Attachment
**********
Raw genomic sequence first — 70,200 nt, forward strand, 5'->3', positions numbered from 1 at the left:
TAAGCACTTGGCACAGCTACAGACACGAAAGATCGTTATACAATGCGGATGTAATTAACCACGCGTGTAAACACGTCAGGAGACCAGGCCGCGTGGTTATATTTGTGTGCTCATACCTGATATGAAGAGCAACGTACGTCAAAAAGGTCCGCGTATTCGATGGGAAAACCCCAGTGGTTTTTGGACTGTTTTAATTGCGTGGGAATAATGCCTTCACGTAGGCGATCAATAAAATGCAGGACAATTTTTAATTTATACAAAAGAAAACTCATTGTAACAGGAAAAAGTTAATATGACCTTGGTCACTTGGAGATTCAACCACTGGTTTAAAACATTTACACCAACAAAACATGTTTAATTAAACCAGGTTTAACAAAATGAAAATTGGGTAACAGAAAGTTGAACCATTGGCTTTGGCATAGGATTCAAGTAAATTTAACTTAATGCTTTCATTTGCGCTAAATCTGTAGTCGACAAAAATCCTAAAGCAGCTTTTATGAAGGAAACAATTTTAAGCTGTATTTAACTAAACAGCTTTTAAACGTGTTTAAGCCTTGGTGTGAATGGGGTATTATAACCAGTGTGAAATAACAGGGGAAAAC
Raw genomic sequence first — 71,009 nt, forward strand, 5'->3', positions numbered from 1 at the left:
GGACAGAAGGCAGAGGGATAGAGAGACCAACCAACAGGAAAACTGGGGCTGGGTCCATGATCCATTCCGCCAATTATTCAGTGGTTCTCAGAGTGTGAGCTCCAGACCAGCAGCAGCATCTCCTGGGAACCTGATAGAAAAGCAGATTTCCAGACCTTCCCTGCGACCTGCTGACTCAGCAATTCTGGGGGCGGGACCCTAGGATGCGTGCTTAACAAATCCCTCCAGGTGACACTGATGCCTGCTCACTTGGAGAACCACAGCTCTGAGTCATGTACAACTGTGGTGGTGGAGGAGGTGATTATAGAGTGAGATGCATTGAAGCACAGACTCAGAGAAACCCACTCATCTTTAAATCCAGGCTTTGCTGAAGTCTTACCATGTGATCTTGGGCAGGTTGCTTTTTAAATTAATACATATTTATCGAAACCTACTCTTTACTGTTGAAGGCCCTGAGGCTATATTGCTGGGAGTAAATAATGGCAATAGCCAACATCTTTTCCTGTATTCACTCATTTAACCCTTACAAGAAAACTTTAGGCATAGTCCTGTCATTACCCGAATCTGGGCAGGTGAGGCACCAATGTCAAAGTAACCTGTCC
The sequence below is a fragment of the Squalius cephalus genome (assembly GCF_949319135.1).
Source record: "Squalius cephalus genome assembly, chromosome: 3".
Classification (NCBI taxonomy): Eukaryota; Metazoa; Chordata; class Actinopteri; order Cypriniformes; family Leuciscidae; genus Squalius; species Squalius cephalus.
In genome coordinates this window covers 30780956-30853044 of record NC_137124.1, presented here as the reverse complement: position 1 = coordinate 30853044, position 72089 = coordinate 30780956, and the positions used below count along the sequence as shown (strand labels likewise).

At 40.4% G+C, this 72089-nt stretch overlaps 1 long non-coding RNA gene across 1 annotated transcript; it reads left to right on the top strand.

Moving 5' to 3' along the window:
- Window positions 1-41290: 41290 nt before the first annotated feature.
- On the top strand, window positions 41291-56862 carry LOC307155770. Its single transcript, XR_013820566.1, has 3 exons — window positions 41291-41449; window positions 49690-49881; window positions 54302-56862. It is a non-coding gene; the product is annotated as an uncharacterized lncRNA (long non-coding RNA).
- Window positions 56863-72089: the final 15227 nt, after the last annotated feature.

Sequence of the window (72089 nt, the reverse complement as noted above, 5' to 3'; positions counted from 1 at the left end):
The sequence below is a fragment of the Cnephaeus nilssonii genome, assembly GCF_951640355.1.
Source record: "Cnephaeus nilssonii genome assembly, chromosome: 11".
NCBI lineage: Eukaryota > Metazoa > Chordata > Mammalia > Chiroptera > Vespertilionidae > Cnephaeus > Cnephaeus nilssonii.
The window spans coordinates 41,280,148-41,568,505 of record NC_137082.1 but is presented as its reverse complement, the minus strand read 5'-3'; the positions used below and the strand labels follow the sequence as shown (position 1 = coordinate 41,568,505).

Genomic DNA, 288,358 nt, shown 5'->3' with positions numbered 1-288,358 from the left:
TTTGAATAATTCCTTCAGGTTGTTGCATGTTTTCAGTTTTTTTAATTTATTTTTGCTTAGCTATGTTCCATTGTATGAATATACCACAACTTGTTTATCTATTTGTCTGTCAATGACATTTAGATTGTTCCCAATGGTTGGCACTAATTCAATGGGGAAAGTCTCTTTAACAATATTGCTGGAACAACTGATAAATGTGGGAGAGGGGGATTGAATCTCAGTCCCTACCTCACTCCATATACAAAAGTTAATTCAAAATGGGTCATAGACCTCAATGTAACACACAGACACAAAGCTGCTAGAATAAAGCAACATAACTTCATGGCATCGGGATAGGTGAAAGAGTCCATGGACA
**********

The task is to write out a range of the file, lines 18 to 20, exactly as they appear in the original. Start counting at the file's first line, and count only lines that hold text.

The window spans coordinates 41,280,148-41,568,505 of record NC_137082.1 but is presented as its reverse complement, the minus strand read 5'-3'; the positions used below and the strand labels follow the sequence as shown (position 1 = coordinate 41,568,505).

Genomic DNA, 288,358 nt, shown 5'->3' with positions numbered 1-288,358 from the left:
TTTGAATAATTCCTTCAGGTTGTTGCATGTTTTCAGTTTTTTTAATTTATTTTTGCTTAGCTATGTTCCATTGTATGAATATACCACAACTTGTTTATCTATTTGTCTGTCAATGACATTTAGATTGTTCCCAATGGTTGGCACTAATTCAATGGGGAAAGTCTCTTTAACAATATTGCTGGAACAACTGATAAATGTGGGAGAGGGGGATTGAATCTCAGTCCCTACCTCACTCCATATACAAAAGTTAATTCAAAATGGGTCATAGACCTCAATGTAACACACAGACACAAAGCTGCTAGAATAAAGCAACATAACTTCATGGCATCGGGATAGGTGAAAGAGTCCATGGACA